[1] The opening line of my story is intended as a palimpsest of Guy de Maupassant’s short story ‘The Jewelry’ (1884) which begins with the line: ‘Having met the girl one evening, at the house of the office-superintendent, M. Lantin became enveloped in love as in a net’ (Maupassant 1987). This allusion, although obscure, is the first of many intertextual references throughout ‘Erato’, which is a short story I wrote to experiment with Helene Cixous’ notion of Écriture féminine (1976). In line with Cixous’ claim that a woman writer is ‘the erogeneity of the heterogeneous: airborne swimmer, in flight’ (Cixous 1976: 889), I approached the writing of ‘Erato’ as a reader first, as though I was swimming in a language sea, reading, collecting and incorporating allusions to a myriad of different texts I found at hand.  The exposure to these other voices not only enabled me to ‘celebrate and play with the dissolution of the single subject’, what Cixous terms the ‘parental-conjugal phallocentrism’ (1976: 876), but also to bring about Elaine Showalter’s notion of a ‘gynocritical’ approach to literature which calls for ‘an image of a female literary tradition which depends upon … an implicit notion of intertextual relations between women writers’ (Showalter 1979).  I appropriated Maupassant’s ‘The Jewelry’, a text written by a man about a male protagonist’s search for happiness with deceitful and cruel women, and transformed it into a story about a female protagonist’s search for personal and artistic fulfilment beyond her familial-conjugal relationships. return to text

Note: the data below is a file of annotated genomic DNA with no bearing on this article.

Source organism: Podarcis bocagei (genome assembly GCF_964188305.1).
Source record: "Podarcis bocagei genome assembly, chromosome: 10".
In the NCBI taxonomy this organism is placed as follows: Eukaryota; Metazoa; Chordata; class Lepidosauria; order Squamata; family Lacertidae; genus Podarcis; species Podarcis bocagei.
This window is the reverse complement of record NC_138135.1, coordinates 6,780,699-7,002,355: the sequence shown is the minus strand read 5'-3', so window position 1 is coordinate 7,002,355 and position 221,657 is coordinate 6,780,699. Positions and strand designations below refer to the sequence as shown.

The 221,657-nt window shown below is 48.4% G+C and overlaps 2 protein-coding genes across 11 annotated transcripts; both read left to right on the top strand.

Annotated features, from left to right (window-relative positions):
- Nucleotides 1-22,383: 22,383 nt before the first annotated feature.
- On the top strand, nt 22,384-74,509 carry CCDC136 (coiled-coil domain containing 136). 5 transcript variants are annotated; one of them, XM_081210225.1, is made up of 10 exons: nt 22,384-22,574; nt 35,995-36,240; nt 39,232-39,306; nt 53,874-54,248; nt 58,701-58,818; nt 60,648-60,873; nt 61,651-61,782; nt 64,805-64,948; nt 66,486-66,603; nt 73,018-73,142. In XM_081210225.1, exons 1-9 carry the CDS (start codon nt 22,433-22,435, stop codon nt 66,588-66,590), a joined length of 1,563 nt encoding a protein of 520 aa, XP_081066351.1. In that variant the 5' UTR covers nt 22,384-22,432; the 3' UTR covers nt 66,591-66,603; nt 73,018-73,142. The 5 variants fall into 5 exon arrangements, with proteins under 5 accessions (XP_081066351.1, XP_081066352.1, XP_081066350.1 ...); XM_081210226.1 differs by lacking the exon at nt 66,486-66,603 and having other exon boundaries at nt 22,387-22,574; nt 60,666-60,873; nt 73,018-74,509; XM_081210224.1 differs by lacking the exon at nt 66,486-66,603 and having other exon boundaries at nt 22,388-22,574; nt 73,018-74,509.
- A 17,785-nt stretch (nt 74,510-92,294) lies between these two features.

[2] The older woman Clio encounters in the kitchen is intended to be representative of ‘the electrifying Medusa archetype, with her staring eyes and snakes for hair…’ (Alban 2013: 163), an archetype which has been embraced by Cixous in her essay ‘The Laugh of the Medusa’ (1976) as well as a plethora of women writers such as AS Byatt in her short story ‘Body Art’, Margaret Attwood in Cat’s Eye, Sylvia Plath in her poem ‘Medusa’, and Angela Carter in ‘The Bloody Chamber’ (Alban 2013).  Gillian ME Alban observes that the Medusa’s gaze is often portrayed in these works as having both ‘goddess and monster’ qualities (2013: 165).  I aimed for the unnamed, laughing woman in my story to also have this dual quality:  her eyes glow ‘in a half-crazed sort of way’ as she becomes excited about her upcoming art exhibit which will showcase knitted animals.  The woman artist’s medium is knitting to represent the act of writing because just as Cixous’ claimed that ‘woman must put herself in the text’ (1976: 875), I imagined this character as myself – the writer, the embodiment of both Medusa and Arachne, the Goddess of classical mythology who embroidered defiantly honest stories for which she was punished (Habens 2016).  This is hinted at when ‘the same face peered out of each lens’ as Clio is looking into the writer/Medusa/Arachne woman’s glasses.  The women in the kitchen, the writer/Medusa/Arachne figure clearly positions the text in the realm of Écriture féminine through her direct gaze at the protagonist Clio because as Susan Bowers observes, ‘the antidote to the male gaze, and one avenue to women reclaiming their own sexuality, is the female gaze: learning to see clearly for themselves…’ (Bowers 1990: 218).  When Clio imagines the woman’s art as ‘woolen bunnies or lambs … across a white gallery floor,’ the floor becomes symbolic of the white paper onto which the text is woven, and the knitted animals are my constructed characters.  ‘Erato’ draws largely from memories of my lived experience and so Clio is a fictional representation of my younger self, although it remains to be seen whether this embroidered text will incur the wrath of Goddesses or Gods. return to text